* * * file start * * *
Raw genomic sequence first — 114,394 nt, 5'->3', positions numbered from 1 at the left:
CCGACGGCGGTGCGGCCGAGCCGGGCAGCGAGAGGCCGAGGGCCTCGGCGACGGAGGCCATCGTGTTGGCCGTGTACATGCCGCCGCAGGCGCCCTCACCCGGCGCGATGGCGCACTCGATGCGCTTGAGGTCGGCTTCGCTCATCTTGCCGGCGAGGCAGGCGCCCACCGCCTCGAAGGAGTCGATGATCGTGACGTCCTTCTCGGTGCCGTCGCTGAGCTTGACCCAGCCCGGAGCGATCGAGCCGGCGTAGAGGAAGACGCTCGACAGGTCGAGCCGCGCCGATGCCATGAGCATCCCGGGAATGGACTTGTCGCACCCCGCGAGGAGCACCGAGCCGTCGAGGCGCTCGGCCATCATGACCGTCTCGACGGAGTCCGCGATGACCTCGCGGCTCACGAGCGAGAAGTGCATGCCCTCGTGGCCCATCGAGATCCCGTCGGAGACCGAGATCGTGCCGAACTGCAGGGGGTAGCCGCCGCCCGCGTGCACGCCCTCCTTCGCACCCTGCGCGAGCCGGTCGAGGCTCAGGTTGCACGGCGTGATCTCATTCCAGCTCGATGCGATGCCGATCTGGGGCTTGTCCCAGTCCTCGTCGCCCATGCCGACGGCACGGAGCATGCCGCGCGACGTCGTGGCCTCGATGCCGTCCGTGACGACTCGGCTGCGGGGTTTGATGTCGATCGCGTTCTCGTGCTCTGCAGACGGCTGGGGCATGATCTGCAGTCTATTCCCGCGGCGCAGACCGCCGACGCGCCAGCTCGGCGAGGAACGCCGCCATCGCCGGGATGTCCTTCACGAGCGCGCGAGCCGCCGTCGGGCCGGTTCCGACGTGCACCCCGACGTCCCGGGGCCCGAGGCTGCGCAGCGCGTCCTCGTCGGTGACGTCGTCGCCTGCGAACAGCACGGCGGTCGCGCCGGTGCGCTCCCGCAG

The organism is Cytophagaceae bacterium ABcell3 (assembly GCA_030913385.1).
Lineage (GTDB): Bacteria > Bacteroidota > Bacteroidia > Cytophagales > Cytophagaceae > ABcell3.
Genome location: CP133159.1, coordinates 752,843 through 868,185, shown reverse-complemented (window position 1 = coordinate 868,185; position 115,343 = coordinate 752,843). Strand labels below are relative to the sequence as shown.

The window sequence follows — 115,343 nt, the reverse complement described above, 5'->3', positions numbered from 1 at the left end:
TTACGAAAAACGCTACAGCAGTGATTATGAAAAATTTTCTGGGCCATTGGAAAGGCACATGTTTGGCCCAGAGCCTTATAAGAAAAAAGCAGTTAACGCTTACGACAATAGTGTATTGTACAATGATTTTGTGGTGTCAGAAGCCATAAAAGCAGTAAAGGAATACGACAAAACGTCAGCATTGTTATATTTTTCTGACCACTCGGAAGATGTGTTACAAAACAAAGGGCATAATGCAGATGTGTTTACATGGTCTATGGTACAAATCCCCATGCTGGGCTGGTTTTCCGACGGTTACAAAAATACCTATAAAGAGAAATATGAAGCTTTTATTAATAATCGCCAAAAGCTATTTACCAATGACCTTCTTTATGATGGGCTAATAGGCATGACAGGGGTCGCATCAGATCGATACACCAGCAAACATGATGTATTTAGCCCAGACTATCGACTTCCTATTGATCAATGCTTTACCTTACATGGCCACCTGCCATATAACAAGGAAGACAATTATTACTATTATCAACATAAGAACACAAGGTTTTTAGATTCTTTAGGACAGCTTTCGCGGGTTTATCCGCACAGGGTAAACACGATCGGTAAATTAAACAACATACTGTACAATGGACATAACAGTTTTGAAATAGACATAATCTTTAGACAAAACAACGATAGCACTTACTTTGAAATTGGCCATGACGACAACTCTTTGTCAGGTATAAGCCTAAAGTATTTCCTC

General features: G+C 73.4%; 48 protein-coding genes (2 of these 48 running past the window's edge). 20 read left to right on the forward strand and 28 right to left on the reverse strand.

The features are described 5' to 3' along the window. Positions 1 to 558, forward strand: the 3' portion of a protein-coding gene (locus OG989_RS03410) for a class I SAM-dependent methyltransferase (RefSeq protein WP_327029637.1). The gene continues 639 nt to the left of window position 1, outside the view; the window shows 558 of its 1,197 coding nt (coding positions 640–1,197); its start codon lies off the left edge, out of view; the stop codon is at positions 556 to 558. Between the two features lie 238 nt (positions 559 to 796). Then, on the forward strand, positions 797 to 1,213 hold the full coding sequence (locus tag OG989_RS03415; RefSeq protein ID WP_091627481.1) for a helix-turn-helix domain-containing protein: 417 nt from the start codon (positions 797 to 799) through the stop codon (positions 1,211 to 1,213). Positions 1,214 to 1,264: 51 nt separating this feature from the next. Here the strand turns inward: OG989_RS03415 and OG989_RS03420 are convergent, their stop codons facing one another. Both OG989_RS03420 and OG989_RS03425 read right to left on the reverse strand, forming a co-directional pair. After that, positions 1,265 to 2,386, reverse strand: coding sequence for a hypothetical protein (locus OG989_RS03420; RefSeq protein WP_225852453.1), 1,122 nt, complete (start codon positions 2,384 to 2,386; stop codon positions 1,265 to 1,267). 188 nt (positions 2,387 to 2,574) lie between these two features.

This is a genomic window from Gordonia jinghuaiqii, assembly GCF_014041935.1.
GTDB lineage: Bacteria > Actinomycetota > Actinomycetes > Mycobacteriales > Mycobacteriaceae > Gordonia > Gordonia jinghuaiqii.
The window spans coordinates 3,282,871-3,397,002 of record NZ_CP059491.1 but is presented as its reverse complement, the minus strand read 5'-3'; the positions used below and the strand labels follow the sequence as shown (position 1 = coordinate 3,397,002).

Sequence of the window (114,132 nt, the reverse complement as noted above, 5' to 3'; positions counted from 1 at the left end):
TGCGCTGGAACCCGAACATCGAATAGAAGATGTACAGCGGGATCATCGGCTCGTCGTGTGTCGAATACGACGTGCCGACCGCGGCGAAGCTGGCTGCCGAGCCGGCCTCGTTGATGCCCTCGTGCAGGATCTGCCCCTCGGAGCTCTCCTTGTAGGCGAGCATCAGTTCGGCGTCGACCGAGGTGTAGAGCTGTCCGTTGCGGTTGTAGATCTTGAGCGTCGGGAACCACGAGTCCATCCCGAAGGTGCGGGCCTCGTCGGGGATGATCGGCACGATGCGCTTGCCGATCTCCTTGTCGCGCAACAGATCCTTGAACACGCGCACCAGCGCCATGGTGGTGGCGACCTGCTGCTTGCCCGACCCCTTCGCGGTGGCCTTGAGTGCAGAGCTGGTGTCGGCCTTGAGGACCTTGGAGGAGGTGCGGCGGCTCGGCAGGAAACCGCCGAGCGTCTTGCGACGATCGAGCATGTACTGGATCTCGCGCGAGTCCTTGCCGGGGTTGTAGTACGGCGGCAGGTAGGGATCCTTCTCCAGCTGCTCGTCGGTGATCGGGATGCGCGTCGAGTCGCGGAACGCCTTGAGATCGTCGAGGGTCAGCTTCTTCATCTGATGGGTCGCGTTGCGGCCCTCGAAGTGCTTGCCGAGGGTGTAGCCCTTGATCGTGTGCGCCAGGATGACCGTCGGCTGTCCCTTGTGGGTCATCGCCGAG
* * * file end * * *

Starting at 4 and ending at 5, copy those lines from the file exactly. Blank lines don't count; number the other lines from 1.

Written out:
Lineage (GTDB): Bacteria > Bacteroidota > Bacteroidia > Cytophagales > Cytophagaceae > ABcell3.
Genome location: CP133159.1, coordinates 752,843 through 868,185, shown reverse-complemented (window position 1 = coordinate 868,185; position 115,343 = coordinate 752,843). Strand labels below are relative to the sequence as shown.